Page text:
Essay II. Of the Influence of Consumption on Production.
II.25

The number of producers, or dealers, who turn over their capital, as the expression is, in the shortest possible time, is very small. There are few who have so rapid a sale for their wares, that all the goods which their own capital, or the capital which they can borrow, enables them to supply, are carried off as fast as they can be supplied. The majority have not an extent of business, at all adequate to the amount of the capital they dispose of. It is true that, in the communities in which industry and commerce are practised with greatest success, the contrivances of banking enable the possessor of a larger capital than he can employ in his own business, to employ it productively and derive a revenue from it notwithstanding. Yet even then, there is, of necessity, a great quantity of capital which remains fixed in the shape of implements, machinery, buildings, &c., whether it is only half employed, or in complete employment: and every dealer keeps a stock in trade, to be ready for a possible sudden demand, though he probably may not be able to dispose of it for an indefinite period.

II.71

If, however, we suppose that money is used, these propositions cease to be exactly true. It must be admitted that no person desires money for its own sake, (unless some very rare cases of misers be an exception,) and that he who sells his commodity, receiving money in exchange, does so with the intention of buying with that same money some other commodity. Interchange by means of money is therefore, as has been often observed, ultimately nothing but barter. But there is this difference—that in the case of barter, the selling and the buying are simultaneously confounded in one operation; you sell what you have, and buy what you want, by one indivisible act, and you cannot do the one without doing the other. Now the effect of the employment of money, and even the utility of it, is, that it enables this one act of interchange to be divided into two separate acts or operations; one of which may be performed now, and the other a year hence, or whenever it shall be most convenient. Although he who sells, really sells only to buy, he needs not buy at the same moment when he sells; and he does not therefore necessarily add to the immediate demand for one commodity when he adds to the supply of another. The buying and selling being now separated, it may very well occur, that there may be, at some given time, a very general inclination to sell with as little delay as possible, accompanied with an equally general inclination to defer all purchases as long as possible. This is always actually the case, in those periods which are described as periods of general excess. And no one, after sufficient explanation, will contest the possibility of general excess, in this sense of the word. The state of things which we have just described, and which is of no uncommon occurrence, amounts to it.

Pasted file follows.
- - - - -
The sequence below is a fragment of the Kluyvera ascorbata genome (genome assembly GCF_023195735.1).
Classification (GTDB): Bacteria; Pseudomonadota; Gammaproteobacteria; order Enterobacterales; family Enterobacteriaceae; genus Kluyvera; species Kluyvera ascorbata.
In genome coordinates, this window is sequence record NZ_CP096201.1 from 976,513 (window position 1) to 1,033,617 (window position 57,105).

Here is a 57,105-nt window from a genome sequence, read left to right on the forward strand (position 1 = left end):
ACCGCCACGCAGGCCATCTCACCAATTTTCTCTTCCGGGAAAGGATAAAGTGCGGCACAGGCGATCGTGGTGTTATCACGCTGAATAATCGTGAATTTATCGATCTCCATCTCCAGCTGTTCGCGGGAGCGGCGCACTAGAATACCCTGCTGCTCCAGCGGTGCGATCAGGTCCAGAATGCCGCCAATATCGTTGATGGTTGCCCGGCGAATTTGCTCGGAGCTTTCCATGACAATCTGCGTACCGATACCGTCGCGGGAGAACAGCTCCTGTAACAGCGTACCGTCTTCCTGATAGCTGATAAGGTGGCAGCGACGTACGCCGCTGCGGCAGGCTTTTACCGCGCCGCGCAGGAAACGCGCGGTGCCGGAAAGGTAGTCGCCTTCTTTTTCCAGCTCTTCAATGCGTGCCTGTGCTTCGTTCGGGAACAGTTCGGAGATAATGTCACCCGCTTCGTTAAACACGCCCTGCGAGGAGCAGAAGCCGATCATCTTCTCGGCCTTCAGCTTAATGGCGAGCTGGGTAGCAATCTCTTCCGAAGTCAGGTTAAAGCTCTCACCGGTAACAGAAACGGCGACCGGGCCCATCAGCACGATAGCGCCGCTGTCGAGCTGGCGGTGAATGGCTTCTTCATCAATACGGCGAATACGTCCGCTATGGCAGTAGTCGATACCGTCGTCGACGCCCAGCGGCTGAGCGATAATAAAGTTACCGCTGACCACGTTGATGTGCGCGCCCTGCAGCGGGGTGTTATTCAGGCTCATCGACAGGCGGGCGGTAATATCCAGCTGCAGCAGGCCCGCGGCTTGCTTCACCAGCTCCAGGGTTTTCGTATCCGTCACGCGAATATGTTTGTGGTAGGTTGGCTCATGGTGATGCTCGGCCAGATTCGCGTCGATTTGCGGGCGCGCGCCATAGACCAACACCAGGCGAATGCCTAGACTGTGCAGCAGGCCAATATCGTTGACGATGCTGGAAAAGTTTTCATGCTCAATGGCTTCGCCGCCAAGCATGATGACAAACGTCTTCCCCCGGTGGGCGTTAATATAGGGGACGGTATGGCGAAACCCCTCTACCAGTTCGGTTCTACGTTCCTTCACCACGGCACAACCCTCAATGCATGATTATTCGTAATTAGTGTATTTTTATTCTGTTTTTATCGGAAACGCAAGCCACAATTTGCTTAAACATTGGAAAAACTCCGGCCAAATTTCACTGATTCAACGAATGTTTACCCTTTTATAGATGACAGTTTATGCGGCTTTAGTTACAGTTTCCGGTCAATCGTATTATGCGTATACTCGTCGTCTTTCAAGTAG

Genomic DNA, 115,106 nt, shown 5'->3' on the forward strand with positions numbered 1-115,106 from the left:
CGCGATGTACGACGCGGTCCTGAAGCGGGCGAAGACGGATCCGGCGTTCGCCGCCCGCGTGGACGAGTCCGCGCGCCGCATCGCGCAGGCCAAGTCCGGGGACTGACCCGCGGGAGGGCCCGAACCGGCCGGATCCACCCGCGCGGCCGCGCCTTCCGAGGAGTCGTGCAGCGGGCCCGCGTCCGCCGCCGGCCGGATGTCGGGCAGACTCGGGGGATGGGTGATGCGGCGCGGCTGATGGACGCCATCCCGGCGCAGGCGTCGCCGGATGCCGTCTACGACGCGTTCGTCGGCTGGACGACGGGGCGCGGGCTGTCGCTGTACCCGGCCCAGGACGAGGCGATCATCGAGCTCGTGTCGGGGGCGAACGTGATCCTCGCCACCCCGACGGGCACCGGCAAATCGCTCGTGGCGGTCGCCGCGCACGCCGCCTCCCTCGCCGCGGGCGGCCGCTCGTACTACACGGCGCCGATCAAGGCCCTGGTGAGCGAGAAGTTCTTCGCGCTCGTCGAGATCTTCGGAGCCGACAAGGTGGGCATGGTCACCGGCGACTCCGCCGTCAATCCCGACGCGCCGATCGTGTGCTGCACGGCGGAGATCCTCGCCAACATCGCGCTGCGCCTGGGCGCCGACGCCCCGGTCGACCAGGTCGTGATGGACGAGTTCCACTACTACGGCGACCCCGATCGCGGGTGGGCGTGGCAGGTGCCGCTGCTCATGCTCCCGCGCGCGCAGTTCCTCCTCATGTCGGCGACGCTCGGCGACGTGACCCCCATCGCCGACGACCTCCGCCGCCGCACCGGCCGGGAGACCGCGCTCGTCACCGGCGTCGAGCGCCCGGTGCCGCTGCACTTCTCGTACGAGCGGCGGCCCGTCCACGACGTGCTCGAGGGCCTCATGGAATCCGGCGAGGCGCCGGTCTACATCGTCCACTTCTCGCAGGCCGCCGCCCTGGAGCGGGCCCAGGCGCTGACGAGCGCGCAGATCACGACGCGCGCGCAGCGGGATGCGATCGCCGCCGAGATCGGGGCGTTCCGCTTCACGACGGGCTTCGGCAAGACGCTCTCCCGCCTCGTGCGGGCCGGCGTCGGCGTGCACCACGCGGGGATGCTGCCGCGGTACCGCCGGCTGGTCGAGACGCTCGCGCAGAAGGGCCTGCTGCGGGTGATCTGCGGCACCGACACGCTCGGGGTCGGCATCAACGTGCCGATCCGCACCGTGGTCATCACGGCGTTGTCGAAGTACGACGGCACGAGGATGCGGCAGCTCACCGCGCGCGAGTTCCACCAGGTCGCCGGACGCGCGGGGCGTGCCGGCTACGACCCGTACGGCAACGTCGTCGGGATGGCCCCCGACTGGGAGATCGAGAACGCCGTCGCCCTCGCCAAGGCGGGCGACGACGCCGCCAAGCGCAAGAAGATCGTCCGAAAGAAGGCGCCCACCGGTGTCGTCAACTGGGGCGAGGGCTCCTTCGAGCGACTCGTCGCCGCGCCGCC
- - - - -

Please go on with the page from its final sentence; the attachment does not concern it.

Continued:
II.73

It is true that this state can be only temporary, and must even be succeeded by a reaction of corresponding violence, since those who have sold without buying will certainly buy at last, and there will then be more buyers than sellers. But although the general over-supply is of necessity only temporary, this is no more than may be said of every partial over-supply. An overstocked state of the market is always temporary, and is generally followed by a more than common briskness of demand.

Essay IV. On Profits, and Interest.
IV.49

The circumstances which regulate the rate of interest have usually been treated, even by professed writers on political economy, in a vague, loose, and unscientific manner. It has, however, been felt that there is some connexion between the rate of interest and the rate of profit; that (to use the words of Adam Smith) much will be given for money, when much can be made of it. It has been felt, also, that the fluctuations in the market-rate of interest froze day to day, are determined, like other matters of bargain and sale, by demand and supply. It has, therefore, been considered as an established principle, that the rate of interest varies from day to day according to the quantity of capital offered or called for on loan; but conforms on the average of years to a standard determined by the rate of profits, and bearing some proportion to that rate—but a proportion which few attempts have been made to define.